Spring Interruptus

April and May don’t bring showers or flowers around here but mostly winds and dust, frequently spiced with brush fires, all of it to remind us of our a semiarid climate and terrain.

It’s a season of both high expectations and frustrations, much like February and March in the upper latitudes of the United States: You know spring is coming soon but it takes its time in arriving and sometimes changes its mind. Jonquils and crocuses might pop out of the ground only to have their fragile blooms smothered by a blanket of late snow.

In late February and early March we had a similar Fool’s Spring in the ranch. Huizaches, jarrillas and some mesquites exploded with yellow flowers but then a couple of freezes abruptly cut short the show.

Spring is here: The dramatic flower stalks
of the cucharillas. 

We have one jacaranda tree that we planted three or four years ago and in February its bright green, new foliage reached almost six feet, the tallest ever, and I secretly hoped for a least a sprinkling of the blue flowers that cover the mature trees in the center of town.

Our diffident jacaranda let me down again by shriveling in the late cold snap. It’s sprouting new foliage now but there won’t be any flowers this season. Last year we put rebar stakes and wrapped a protective piece of plastic sheeting around it but the barrier failed to fool nature or keep the sapling  from doing its frustrating leaf-out and dry-up routine.

But about ten days ago our cucharillas started a totally unexpected show: flower stalks about ten feet high which against the rest of the landscape look like, hmm, giant erect penises covered with tiny flowers. It’s like a commercial for Viagra but far more interesting and without the four-hour warning.

Cucharillas are very handsome, round desert plants with narrow leaves with little threads at the ends. They are sold in the U.S. for arid southwestern gardens http://www.monrovia.com/plant-catalog/plants/1503/green-sotol.php under the name of green sotol. Their botanical name, in case anyone is interested, is dasylirion acrotriche.

The stalks are covered with tiny yellow flowers
 that drive bees crazy. 

Their preferred habitat though is the great Chihuahuan desert of northern Mexico, just to the north of San Miguel. Indigenous people still use the leaves of cucharillas to make decorations for festivals, and in fact too many decorations and festivals apparently have led to an excessive harvesting of the plants in the wild.

When we planted several of them about three years ago they arrived in pots and were about three feet high. They let out a group yipee!!—or its Mexican equivalent—as soon as they hit the ground. Prolonged lack of rain and lousy, gravelly soil only seem to encourage their growth.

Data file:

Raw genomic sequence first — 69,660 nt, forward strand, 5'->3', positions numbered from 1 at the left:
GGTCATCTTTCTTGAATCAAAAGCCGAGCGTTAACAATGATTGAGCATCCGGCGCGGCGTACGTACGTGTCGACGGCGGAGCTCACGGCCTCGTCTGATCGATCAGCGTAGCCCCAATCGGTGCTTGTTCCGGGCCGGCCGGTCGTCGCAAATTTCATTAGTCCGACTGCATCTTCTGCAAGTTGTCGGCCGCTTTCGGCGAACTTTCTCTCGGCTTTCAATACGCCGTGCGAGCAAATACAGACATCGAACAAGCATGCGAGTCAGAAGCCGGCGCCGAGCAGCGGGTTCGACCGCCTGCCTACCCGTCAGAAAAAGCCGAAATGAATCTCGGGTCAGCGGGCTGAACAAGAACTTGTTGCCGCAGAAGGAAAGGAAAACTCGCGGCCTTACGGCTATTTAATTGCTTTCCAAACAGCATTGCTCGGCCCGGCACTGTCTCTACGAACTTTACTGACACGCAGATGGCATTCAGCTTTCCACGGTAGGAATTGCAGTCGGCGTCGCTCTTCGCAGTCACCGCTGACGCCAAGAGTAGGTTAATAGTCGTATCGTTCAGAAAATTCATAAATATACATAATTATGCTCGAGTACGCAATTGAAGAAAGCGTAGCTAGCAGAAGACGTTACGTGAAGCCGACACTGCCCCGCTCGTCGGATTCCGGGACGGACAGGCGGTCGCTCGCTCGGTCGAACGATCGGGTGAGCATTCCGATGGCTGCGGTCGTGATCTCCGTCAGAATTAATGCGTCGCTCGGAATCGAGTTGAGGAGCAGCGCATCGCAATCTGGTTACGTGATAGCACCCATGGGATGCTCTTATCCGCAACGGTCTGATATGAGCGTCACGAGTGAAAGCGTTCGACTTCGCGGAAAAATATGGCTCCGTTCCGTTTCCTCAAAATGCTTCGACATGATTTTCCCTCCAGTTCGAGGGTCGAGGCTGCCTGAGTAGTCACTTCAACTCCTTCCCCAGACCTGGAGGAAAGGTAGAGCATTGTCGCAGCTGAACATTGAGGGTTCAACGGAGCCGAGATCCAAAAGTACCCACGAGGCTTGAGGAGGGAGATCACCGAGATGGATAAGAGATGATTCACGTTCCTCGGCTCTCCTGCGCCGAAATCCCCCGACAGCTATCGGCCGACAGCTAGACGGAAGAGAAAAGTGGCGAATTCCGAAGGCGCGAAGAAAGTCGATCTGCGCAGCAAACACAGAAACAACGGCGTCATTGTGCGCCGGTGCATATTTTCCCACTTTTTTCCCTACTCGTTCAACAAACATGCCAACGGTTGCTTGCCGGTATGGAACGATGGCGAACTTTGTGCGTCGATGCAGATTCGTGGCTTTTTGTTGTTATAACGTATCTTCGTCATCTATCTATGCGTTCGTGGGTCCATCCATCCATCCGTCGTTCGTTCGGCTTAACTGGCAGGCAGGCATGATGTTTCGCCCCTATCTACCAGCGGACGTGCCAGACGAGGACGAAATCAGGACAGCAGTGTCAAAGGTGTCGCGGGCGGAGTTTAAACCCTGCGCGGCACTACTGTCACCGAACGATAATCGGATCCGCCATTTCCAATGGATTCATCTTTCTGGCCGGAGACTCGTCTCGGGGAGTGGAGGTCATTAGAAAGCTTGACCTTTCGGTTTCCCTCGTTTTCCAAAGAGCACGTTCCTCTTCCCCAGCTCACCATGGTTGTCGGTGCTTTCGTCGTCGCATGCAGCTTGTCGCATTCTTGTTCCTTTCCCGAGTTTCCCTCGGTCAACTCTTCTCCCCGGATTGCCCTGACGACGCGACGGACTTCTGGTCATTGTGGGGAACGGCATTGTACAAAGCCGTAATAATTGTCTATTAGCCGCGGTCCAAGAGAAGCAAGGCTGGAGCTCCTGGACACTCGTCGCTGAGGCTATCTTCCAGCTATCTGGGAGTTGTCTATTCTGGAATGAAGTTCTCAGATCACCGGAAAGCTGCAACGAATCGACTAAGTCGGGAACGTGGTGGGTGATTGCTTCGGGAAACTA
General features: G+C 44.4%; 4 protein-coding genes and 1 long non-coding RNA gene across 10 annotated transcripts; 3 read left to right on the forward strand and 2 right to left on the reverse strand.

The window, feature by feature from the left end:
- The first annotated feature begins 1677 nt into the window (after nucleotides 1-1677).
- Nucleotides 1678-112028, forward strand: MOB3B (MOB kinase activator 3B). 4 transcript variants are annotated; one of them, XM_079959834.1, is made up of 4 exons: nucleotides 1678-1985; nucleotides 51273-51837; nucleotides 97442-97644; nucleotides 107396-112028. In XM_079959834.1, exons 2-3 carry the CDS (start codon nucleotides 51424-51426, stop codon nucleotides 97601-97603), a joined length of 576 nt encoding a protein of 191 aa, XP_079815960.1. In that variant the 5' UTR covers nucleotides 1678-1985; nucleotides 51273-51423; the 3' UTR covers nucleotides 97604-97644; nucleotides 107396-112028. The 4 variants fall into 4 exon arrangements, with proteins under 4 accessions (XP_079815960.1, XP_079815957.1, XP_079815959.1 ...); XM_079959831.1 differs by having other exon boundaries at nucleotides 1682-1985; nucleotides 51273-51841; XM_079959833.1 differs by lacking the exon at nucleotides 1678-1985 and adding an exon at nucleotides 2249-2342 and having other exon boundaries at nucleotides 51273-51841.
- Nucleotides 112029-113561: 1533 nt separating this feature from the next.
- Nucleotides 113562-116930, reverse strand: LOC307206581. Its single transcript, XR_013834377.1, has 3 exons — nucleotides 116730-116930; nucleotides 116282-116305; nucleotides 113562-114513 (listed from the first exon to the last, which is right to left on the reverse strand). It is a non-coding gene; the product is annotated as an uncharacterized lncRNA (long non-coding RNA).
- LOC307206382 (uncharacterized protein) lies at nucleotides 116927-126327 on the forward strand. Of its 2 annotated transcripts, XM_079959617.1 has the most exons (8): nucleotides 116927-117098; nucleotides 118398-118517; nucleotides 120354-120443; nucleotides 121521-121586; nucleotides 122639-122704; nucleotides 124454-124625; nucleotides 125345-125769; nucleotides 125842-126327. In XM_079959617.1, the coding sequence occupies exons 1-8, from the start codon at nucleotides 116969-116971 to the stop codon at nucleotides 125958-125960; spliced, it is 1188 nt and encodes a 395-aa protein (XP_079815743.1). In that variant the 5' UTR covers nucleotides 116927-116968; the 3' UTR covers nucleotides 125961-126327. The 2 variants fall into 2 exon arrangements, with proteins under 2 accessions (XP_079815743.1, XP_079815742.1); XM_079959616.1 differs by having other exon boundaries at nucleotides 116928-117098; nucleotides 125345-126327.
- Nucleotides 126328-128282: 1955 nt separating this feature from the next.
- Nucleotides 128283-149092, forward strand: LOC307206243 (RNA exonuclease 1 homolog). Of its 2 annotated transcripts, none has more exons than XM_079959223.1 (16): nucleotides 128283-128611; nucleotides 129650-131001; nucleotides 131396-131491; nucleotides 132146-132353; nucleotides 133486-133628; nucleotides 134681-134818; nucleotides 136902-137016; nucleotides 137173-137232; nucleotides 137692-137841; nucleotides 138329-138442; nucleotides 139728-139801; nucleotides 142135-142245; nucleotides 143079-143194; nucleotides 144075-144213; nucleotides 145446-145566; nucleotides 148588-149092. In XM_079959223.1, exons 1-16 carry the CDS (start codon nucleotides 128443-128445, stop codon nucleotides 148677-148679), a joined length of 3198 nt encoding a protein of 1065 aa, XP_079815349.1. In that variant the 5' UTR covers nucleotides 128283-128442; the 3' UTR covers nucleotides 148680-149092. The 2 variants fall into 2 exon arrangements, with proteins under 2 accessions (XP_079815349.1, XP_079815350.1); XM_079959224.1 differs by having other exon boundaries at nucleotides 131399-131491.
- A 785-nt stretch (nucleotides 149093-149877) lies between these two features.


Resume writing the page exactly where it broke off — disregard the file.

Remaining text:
Accompanied by some LED uplights Stew installed, their long leaves waltz in the night breeze and could almost fool you into believing I actually knew what I was doing when I conjured up this bit of xeriscaping.

The spiny leaves are tipped
 with dried threads.

In some agaves similar flowering stalks look like candelabras of flowers that unfortunately signal the end of the mother plant. Not to worry because the seeds off the stalk land somewhere and become new plants.

In the case of the cucharillas the sudden appearance of the monumental stalks and the flowers—hundreds of bees are buzzing around them—does not presage the plant’s demise, which would be an awful shame.

Finally, I’m almost afraid to talk about the other gardening news, so I’ll just whisper because gloating about early successes in the vegetable beds only invites late-summer catastrophes. So keep this to yourself:

Although the leaf vegetables are pretty much done until cool weather returns, we seem to have a bumper crop of several varieties of tomatoes in addition to beans, peas, cauliflowers, carrots and what-have-you’s. Everything is amazingly healthy, behind small wire fences around each plant to keep the rabbits away. 

Surprised the hell out of me, I tell you.


6 thoughts on “Spring Interruptus

  1. Anonymous

    There has been a real Spring in the NY area this April. Gorgeous weather for gardening and hiking, blue skies, no night frost to do away with my newly sprung flowers… exactly… let's just keep it at that…


  2. In both our Mexican locations (both more tropical than yours)we have an incredible variety of birds to go along with the flora – how is your bird (fauna)wildlife there?


  3. Wonderful for you. Actually the weather is very pleasant here except for the dryness and lack of rain. We've had a couple attempts at rain in the past couple of weeks and I hope that's a good omen of good rainy season.al


  4. I'm sorry to say, particularly since I used to be a birdwatcher, that I haven't followed our bird population here. I see mockingbirds, purple finches and sparrows, but I need to get my bird book and binoculars out and follow them more carefully. Also some roadrunners which are funny.al


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